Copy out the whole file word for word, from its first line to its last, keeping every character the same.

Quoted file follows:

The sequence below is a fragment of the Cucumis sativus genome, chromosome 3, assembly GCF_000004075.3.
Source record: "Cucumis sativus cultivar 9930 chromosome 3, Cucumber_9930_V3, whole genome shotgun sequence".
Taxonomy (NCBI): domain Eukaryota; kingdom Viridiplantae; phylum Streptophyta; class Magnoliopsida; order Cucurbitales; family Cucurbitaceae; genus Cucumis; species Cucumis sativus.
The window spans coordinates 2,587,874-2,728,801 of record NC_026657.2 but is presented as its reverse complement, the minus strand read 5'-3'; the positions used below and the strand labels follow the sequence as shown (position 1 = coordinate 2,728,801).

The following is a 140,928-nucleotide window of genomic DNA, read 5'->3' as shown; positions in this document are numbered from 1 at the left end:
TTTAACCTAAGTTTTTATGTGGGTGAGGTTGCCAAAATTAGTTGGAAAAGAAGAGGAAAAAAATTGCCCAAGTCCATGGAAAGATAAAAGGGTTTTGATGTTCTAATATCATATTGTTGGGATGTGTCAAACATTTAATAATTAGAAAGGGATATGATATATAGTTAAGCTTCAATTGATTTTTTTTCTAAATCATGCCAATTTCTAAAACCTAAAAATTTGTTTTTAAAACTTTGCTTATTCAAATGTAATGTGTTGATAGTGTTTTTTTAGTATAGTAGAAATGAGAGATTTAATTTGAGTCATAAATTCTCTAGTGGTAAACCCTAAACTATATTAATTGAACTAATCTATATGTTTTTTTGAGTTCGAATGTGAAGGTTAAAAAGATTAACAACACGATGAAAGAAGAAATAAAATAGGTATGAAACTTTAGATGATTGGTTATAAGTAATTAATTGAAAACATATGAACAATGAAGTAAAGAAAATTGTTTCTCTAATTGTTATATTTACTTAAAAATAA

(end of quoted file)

The sequence below is a fragment of the Cucumis sativus genome, chromosome 3, assembly GCF_000004075.3.
Source record: "Cucumis sativus cultivar 9930 chromosome 3, Cucumber_9930_V3, whole genome shotgun sequence".
Taxonomy (NCBI): domain Eukaryota; kingdom Viridiplantae; phylum Streptophyta; class Magnoliopsida; order Cucurbitales; family Cucurbitaceae; genus Cucumis; species Cucumis sativus.
The window spans coordinates 2,587,874-2,728,801 of record NC_026657.2 but is presented as its reverse complement, the minus strand read 5'-3'; the positions used below and the strand labels follow the sequence as shown (position 1 = coordinate 2,728,801).

The following is a 140,928-nucleotide window of genomic DNA, read 5'->3' as shown; positions in this document are numbered from 1 at the left end:
TTTAACCTAAGTTTTTATGTGGGTGAGGTTGCCAAAATTAGTTGGAAAAGAAGAGGAAAAAAATTGCCCAAGTCCATGGAAAGATAAAAGGGTTTTGATGTTCTAATATCATATTGTTGGGATGTGTCAAACATTTAATAATTAGAAAGGGATATGATATATAGTTAAGCTTCAATTGATTTTTTTTCTAAATCATGCCAATTTCTAAAACCTAAAAATTTGTTTTTAAAACTTTGCTTATTCAAATGTAATGTGTTGATAGTGTTTTTTTAGTATAGTAGAAATGAGAGATTTAATTTGAGTCATAAATTCTCTAGTGGTAAACCCTAAACTATATTAATTGAACTAATCTATATGTTTTTTTGAGTTCGAATGTGAAGGTTAAAAAGATTAACAACACGATGAAAGAAGAAATAAAATAGGTATGAAACTTTAGATGATTGGTTATAAGTAATTAATTGAAAACATATGAACAATGAAGTAAAGAAAATTGTTTCTCTAATTGTTATATTTACTTAAAAATAA